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JCR: Journal of Clinical Rheumatology:
doi: 10.1097/RHU.0b013e318284735c
Concise Reports

Remission Induction in a Case of Refractory Behçet Disease With Alemtuzumab

Perez-Pampin, Eva MD*; Campos-Franco, Joaquin MD; Blanco, Jorge MD*; Mera, Antonio MD*

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From the *Departments of Rheumatology and †Internal Medicine, Hospital Clinico Universitario, Santiago de Compostela, Spain.

E.P.-P. has received honoraria from Abbott, Schering-Plough, Roche, Wyeth, and Bristol Meyers Squibb. J.C.-F. has no competing interest. J.B. has received honoraria from Abbott, Schering-Plough, and Roche. A.M. has received honoraria from Abbott, Schering-Plough, Roche, Wyeth, and Bristol Meyers Squibb.

Correspondence: Eva Perez-Pampin, MD, Department of Rheumatology, Hospital Clinico Universitario, 15706 Santiago de Compostela, Spain. E-mail: evappampin@gmail.com.

Behçet disease (BD) is a chronic relapsing multisystem inflammatory vascular disorder with a broad spectrum of clinical manifestations, some of them being associated with high morbidity and mortality.1 In some patients, BD showed an aggressive course despite escalating immunosuppressive therapies.2 We report here a case of refractory BD treated with alemtuzumab.

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CASE REPORT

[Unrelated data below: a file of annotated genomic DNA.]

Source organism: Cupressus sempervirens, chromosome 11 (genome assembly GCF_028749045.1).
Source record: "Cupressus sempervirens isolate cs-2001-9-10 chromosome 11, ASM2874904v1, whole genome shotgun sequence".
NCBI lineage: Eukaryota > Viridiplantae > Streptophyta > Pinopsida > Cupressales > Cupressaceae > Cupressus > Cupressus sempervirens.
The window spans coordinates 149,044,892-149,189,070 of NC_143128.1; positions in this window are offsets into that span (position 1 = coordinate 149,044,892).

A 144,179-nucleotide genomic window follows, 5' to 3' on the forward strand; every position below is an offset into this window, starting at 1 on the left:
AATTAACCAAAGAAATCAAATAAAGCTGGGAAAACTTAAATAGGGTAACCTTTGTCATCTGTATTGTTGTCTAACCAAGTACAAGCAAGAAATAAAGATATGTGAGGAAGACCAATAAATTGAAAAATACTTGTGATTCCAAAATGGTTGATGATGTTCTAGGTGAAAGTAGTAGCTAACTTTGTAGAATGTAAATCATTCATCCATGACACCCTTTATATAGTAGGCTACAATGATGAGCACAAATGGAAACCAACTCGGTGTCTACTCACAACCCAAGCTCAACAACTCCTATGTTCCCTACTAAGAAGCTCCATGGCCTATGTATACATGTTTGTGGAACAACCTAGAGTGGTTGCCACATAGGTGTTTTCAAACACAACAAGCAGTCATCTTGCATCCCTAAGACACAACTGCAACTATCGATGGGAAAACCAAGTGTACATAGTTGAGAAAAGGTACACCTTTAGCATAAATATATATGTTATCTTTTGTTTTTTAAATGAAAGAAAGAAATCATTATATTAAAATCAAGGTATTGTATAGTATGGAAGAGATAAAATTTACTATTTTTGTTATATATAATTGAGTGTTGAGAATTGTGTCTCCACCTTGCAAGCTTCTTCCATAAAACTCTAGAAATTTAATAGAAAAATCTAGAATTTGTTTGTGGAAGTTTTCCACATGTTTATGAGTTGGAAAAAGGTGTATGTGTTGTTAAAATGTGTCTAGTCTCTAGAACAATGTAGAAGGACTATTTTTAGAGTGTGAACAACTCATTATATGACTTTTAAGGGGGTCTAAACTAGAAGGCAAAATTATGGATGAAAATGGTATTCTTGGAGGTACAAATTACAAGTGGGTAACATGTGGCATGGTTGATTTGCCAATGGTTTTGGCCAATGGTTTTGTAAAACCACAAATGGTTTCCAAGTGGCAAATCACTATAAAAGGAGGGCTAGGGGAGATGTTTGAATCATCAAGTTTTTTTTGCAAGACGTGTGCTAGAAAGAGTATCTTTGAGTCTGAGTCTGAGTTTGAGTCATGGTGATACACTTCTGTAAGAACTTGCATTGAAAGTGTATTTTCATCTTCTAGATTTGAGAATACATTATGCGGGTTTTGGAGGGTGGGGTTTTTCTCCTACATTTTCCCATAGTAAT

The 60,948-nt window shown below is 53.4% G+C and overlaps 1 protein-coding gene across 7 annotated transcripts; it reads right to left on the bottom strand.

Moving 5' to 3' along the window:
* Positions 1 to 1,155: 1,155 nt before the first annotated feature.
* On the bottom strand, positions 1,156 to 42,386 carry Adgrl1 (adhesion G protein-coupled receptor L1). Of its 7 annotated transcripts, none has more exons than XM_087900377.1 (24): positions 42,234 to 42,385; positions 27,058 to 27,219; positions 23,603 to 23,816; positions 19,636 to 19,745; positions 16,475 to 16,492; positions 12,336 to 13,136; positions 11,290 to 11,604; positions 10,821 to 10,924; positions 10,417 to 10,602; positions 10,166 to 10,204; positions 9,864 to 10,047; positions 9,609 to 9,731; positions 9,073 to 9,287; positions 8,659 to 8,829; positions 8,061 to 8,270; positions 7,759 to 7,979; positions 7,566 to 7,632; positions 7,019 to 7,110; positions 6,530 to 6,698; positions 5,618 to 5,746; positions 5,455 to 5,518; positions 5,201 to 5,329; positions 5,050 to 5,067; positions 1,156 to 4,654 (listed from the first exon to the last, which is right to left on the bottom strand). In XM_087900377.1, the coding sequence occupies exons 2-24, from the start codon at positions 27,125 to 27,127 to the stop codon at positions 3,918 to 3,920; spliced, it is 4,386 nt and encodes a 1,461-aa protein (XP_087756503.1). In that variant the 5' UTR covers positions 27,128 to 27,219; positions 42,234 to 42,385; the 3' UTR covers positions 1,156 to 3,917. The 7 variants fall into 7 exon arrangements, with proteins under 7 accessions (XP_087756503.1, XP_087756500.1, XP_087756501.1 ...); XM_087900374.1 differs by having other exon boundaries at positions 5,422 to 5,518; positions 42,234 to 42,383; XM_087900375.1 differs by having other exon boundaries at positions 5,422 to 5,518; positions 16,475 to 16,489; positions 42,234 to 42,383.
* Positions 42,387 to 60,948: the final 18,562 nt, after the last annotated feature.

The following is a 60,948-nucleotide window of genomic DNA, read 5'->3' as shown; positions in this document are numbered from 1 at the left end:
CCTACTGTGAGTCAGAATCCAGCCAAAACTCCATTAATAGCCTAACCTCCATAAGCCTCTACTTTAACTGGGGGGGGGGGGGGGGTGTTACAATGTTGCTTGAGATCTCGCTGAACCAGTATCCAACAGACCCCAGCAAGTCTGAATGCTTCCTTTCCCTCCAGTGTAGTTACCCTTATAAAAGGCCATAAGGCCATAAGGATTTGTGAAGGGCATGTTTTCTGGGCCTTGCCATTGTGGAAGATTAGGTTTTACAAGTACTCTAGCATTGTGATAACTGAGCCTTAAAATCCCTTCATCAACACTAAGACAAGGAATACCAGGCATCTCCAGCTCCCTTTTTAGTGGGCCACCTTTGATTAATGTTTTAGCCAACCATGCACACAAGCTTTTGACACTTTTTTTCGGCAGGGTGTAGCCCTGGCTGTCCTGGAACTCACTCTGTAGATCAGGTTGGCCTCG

In October 1996, an 18-year-old woman was admitted to our hospital because of fever, polyarthralgias, microhematuria, orogenital aphthosis, and erythema nodosum. A complete evaluation was started including cultures and serologic tests, imaging studies (transthoracic echocardiogram, thoracoabdominal computed tomography [CT], and brain CT and magnetic resonance imaging), cerebrospinal fluid analysis, immunological tests (including antinuclear antibodies, anti–neutrophil cytoplasmic antibodies, anti–glomerular basement membrane, and anticardiolipin), electromyography, and bone marrow aspiration, all with normal or negative results. A cutaneous biopsy showed a septal panniculitis without signs of small vessel vasculitis. Ophthalmologic evaluation demonstrated corneal ulcers and posterior uveitis, and gynecologic evaluation showed genital ulcers. She was diagnosed as having BD, and naproxen and colchicine were started without response. In the following 3 years, she had recurrent flare-ups and remissions. Different immunosuppressive drugs were attempted (cyclosporine, methotrexate, chlorambucil, and azathioprine) with various adverse reactions or clinical ineffectiveness. Despite these drugs, the activity of the disease continued its progression, adding new complications: peripheral neuritis of the external popliteal nerves and superficial thrombophlebitis. In December 1999, she suffered bilateral simultaneous acute amaurosis; funduscopic examination revealed bilateral optic neuritis. Bolus therapy with corticosteroids was urgently started, but the patient did not recover the vision. Interferon α2b was tested but discontinued because of severe thrombopenia. In May 2001, she was admitted again because of generalized seizures. Brain CT and magnetic resonance imaging and cerebrospinal fluid analysis revealed no pathological findings. Cyclophosphamide was initiated with good response. To reduce the cumulative dose of cyclophosphamide and corticosteroids, infliximab therapy was begun, but severe infusional reactions forced to discontinue the treatment. Given the increasing cumulative dosage of cyclophosphamide, the failure of other treatments, and the clinical evidence of active disease, in August 2006 alemtuzumab (MabCampath-1H; Genzyme Europe BV, Naarden, the Netherlands) therapy was started as a compassionate use. Routine premedication including methylprednisolone and prophylaxis with famciclovir, nystatin, and pentamidine were used according to standard protocols. Also, blood count and cytomegalovirus antigenemia were monitored weekly by polymerase chain reaction. After the first dose of intravenous alemtuzumab, a good clinical response was achieved and sustained over 5 months, but finally she developed a new relapse. In February 2007, a second intravenous pulse with half-dose was administrated. In the follow-up visit (September 2007), the patient presented with fever, panniculitis, orogenital aphthosis, arthritis, microhematuria, and peripheral neuritis; a third dose of intravenous alemtuzumab was started. Clinical signs of activity and microhematuria disappeared in the follow-up visit. In February 2008, she presented again with active disease, and subcutaneous alemtuzumab was initiated without adverse effects. The patient improved clinically with resolution of symptoms. In May 2008, 12 weeks after the pulse, she presented again fever, aphthosis, microhematuria, erythema nodosum, and arthritis; corticosteroids were increased, and symptoms gradually lessened. In June 2008, a routine hemogram revealed severe leucopenia with an absolute neutrophil count of 330 cells/µL (Figure). Urgent hematologic evaluation was started including bone marrow aspiration that revealed maturation arrest of myeloid series. In the following weeks, hemograms demonstrated a progressive recuperation of neutrophils counts without requiring extra dose of glucocorticoids. In March 2009, coinciding with the leukocyte count improvement, a new BD flare-up was present. A pulse of subcutaneous alemtuzumab was initiated. After this fifth pulse, the patient remained virtually asymptomatic for 14 months, representing the longest period of inactivity since the diagnosis of BD. In April 2010, she began again with manifestations of disease activity; corticosteroids and oral cyclophosphamide failed to control the disease. In August 2010, a sixth pulse of subcutaneous alemtuzumab was administrated without significant adverse reactions. At this time, she remains asymptomatic.